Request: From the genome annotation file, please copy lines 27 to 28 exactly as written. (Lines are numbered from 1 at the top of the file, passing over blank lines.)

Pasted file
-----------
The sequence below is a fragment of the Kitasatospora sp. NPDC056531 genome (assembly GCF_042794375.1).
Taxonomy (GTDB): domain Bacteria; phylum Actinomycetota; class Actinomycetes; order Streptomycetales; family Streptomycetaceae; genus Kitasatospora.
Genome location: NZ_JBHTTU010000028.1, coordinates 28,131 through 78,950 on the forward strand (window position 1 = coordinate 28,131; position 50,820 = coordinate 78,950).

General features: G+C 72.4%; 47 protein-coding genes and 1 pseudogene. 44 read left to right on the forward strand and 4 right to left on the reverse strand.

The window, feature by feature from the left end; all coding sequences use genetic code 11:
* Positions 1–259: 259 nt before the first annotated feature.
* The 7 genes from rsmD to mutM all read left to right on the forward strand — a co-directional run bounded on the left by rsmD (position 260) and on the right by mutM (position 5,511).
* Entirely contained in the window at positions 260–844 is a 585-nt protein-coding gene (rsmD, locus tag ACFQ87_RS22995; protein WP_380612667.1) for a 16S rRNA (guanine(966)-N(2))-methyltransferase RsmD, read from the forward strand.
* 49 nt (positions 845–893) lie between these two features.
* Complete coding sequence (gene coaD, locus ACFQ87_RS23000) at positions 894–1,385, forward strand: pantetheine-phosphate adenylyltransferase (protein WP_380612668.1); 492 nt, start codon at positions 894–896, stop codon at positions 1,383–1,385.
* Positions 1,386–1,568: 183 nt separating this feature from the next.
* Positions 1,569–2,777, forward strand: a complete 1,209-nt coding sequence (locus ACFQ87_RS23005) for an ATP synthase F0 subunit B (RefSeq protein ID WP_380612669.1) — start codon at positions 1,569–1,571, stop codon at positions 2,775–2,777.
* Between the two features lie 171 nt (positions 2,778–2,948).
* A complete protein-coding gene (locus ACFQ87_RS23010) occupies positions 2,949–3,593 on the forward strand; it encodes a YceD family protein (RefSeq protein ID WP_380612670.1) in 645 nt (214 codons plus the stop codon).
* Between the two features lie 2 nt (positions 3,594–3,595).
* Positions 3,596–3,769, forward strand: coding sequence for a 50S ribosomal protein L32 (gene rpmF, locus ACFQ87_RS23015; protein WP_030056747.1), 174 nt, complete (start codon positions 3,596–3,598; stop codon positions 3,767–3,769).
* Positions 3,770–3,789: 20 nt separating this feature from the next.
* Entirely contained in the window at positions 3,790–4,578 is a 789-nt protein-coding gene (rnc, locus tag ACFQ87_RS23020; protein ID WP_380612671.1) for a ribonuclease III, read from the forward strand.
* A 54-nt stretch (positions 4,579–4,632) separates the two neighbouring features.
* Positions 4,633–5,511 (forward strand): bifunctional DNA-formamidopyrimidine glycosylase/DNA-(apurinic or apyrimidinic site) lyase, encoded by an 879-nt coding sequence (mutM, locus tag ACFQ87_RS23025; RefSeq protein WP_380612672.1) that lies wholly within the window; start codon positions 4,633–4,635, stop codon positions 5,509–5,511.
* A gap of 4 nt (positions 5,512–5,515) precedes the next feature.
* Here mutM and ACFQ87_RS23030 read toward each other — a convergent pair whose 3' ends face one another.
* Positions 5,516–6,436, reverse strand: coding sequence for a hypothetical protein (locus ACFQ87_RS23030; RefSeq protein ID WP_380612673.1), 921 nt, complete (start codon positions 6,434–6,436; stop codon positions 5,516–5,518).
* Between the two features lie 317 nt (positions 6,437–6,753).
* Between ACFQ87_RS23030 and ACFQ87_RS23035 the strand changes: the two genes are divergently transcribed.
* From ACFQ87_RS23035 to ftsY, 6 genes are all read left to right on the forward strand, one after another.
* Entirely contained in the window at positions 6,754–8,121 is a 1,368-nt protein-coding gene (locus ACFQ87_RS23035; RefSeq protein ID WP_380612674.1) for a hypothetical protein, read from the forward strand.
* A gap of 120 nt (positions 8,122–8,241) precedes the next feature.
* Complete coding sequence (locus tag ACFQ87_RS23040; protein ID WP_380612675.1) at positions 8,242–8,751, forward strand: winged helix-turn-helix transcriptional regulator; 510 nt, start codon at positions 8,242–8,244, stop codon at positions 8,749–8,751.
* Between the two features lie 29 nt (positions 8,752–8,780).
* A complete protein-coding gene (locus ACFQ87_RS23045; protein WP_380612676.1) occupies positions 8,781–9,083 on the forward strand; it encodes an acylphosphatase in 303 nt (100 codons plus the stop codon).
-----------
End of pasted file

* Entirely contained in the window at positions 6,754–8,121 is a 1,368-nt protein-coding gene (locus ACFQ87_RS23035; RefSeq protein ID WP_380612674.1) for a hypothetical protein, read from the forward strand.
* A gap of 120 nt (positions 8,122–8,241) precedes the next feature.